On the first day of fiscal year 2013, the federal government added more debt than was accumulated between the nation’s founding and sometime in October 1942, about ten months after the Japanese attacked Pearl Harbor, a span of about 166 years.
CNS News noted the $93,245,605,914.16 added to the debt on Monday “equaled about $816 for every American household.” And “since median household earns about $138.36 per day over a 365-day year,” the median household would need to give up all of the money it earns for nearly six days to pay off its share of the debt accumulated on the first day of fiscal year 2013.
According to CNS News, on September 30, 1944, “the total debt of the U.S. government was $91,057,523,886.72,” and by Oct. 31, 1942, it was $97,168,867,541.93.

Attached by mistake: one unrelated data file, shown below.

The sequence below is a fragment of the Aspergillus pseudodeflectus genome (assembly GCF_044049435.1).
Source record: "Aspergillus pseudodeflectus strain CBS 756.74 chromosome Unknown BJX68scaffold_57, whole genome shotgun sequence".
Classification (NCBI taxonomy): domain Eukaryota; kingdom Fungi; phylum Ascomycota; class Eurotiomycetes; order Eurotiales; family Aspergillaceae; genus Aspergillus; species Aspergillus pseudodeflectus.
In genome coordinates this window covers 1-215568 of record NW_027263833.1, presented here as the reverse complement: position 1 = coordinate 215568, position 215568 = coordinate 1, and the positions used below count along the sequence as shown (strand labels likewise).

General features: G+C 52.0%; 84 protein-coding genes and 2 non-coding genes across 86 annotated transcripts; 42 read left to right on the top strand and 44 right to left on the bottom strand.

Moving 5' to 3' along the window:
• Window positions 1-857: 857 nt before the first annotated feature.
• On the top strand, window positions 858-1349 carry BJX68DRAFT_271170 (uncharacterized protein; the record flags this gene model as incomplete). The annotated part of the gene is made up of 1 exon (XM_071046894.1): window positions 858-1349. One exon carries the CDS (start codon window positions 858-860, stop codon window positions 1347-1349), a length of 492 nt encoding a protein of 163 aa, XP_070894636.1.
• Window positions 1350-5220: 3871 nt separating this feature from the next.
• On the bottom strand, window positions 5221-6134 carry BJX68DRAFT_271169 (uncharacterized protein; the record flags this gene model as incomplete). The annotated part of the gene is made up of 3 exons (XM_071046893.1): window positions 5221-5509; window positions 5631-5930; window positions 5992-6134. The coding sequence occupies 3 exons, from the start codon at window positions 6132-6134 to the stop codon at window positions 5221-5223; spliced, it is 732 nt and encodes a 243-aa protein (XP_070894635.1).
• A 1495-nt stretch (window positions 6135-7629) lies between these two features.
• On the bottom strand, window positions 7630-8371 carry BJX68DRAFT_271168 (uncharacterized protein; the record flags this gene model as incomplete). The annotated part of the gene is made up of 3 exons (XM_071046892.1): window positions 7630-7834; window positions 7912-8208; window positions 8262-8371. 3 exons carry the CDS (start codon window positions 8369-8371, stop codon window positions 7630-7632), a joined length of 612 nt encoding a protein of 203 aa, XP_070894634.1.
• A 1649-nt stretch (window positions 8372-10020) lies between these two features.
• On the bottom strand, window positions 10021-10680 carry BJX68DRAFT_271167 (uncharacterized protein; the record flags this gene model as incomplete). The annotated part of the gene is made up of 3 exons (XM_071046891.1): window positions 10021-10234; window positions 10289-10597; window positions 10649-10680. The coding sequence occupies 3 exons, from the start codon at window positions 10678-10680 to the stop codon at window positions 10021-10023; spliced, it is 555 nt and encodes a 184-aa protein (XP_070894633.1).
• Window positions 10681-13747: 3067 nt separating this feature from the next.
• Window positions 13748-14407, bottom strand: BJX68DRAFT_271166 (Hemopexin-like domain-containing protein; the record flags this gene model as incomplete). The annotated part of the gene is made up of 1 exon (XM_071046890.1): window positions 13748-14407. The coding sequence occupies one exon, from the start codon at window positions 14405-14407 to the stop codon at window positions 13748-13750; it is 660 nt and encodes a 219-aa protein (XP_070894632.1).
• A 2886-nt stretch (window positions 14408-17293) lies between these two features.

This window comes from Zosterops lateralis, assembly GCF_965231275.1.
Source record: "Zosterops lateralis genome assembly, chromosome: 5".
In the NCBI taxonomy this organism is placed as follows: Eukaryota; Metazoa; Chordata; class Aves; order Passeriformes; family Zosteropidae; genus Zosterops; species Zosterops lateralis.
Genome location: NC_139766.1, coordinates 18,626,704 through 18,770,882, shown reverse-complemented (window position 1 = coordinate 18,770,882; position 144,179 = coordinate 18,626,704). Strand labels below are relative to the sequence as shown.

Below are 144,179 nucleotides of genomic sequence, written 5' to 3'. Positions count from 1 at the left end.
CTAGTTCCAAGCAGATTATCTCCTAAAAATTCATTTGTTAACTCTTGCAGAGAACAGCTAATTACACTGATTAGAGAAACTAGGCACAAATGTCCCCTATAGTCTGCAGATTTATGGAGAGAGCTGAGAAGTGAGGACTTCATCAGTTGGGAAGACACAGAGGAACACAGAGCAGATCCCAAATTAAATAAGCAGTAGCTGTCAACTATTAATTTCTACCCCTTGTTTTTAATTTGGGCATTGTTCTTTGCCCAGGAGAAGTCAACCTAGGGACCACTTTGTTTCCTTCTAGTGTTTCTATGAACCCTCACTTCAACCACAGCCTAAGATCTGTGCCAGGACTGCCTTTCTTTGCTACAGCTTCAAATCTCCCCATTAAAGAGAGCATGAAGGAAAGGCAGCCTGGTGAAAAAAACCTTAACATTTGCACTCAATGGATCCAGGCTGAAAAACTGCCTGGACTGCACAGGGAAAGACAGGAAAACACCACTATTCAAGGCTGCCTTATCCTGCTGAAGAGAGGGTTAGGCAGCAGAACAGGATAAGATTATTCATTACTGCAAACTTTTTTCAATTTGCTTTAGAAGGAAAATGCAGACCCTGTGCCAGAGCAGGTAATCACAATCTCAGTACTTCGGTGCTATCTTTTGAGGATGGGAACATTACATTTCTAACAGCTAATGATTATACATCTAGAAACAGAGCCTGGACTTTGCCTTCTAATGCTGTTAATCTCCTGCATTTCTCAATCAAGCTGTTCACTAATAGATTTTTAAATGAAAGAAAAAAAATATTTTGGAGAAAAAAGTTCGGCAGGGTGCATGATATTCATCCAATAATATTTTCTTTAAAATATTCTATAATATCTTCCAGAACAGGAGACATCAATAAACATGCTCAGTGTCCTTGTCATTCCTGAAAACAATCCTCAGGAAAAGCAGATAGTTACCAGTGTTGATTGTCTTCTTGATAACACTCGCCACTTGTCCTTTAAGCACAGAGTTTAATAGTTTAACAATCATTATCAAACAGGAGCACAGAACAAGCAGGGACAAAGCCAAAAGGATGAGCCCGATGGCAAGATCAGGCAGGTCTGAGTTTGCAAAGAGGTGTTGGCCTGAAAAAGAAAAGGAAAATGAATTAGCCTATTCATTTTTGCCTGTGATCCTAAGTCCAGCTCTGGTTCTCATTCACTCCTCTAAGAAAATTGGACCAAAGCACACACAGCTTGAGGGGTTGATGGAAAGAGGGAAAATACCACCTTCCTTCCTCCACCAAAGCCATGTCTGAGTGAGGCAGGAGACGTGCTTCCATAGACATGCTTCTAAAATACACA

The $93,245,605,914.16 in debt the country incurred on Monday also was "the second-largest increase on the first day of a fiscal year in the history of the country. The record ($99,500,170,215.20) was set on the first day of fiscal year 2009 when the country was mired in a banking crisis that resulted in massive government bailouts.
Below is how Monday's debt increase compares with how much the debt increased on the first day of the last eight fiscal years:
FY 2012: $46,758,942,639.56
FY 2011: $49,224,554,918.30
FY 2010: $10,690,160,807.67
FY 2009: $99,500,170,215.20
FY 2008: $54,899,028,094.15
FY 2007: $41,410,211,399.05
FY 2006: $37,814,341,549.00